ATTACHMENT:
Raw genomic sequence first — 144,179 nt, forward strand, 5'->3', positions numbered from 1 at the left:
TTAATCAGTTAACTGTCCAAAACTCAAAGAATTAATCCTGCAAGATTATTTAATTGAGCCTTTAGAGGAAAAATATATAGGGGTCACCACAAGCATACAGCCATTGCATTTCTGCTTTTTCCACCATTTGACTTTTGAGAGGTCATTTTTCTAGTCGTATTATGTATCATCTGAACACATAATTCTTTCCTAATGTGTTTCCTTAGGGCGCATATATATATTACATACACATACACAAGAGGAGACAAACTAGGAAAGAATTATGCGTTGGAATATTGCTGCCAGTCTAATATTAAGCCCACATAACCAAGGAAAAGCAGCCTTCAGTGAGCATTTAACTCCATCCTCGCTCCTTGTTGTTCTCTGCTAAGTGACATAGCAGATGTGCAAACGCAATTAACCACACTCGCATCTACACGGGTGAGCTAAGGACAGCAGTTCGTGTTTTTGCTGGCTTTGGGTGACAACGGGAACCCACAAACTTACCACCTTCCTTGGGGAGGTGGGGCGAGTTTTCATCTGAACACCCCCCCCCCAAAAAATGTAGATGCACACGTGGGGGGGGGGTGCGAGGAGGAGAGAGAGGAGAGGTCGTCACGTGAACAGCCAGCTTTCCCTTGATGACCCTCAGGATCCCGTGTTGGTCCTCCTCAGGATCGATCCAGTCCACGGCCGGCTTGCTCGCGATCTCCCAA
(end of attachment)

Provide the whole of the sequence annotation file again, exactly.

Raw genomic sequence first — 144,179 nt, forward strand, 5'->3', positions numbered from 1 at the left:
TTAATCAGTTAACTGTCCAAAACTCAAAGAATTAATCCTGCAAGATTATTTAATTGAGCCTTTAGAGGAAAAATATATAGGGGTCACCACAAGCATACAGCCATTGCATTTCTGCTTTTTCCACCATTTGACTTTTGAGAGGTCATTTTTCTAGTCGTATTATGTATCATCTGAACACATAATTCTTTCCTAATGTGTTTCCTTAGGGCGCATATATATATTACATACACATACACAAGAGGAGACAAACTAGGAAAGAATTATGCGTTGGAATATTGCTGCCAGTCTAATATTAAGCCCACATAACCAAGGAAAAGCAGCCTTCAGTGAGCATTTAACTCCATCCTCGCTCCTTGTTGTTCTCTGCTAAGTGACATAGCAGATGTGCAAACGCAATTAACCACACTCGCATCTACACGGGTGAGCTAAGGACAGCAGTTCGTGTTTTTGCTGGCTTTGGGTGACAACGGGAACCCACAAACTTACCACCTTCCTTGGGGAGGTGGGGCGAGTTTTCATCTGAACACCCCCCCCCCAAAAAATGTAGATGCACACGTGGGGGGGGGGTGCGAGGAGGAGAGAGAGGAGAGGTCGTCACGTGAACAGCCAGCTTTCCCTTGATGACCCTCAGGATCCCGTGTTGGTCCTCCTCAGGATCGATCCAGTCCACGGCCGGCTTGCTCGCGATCTCCCAA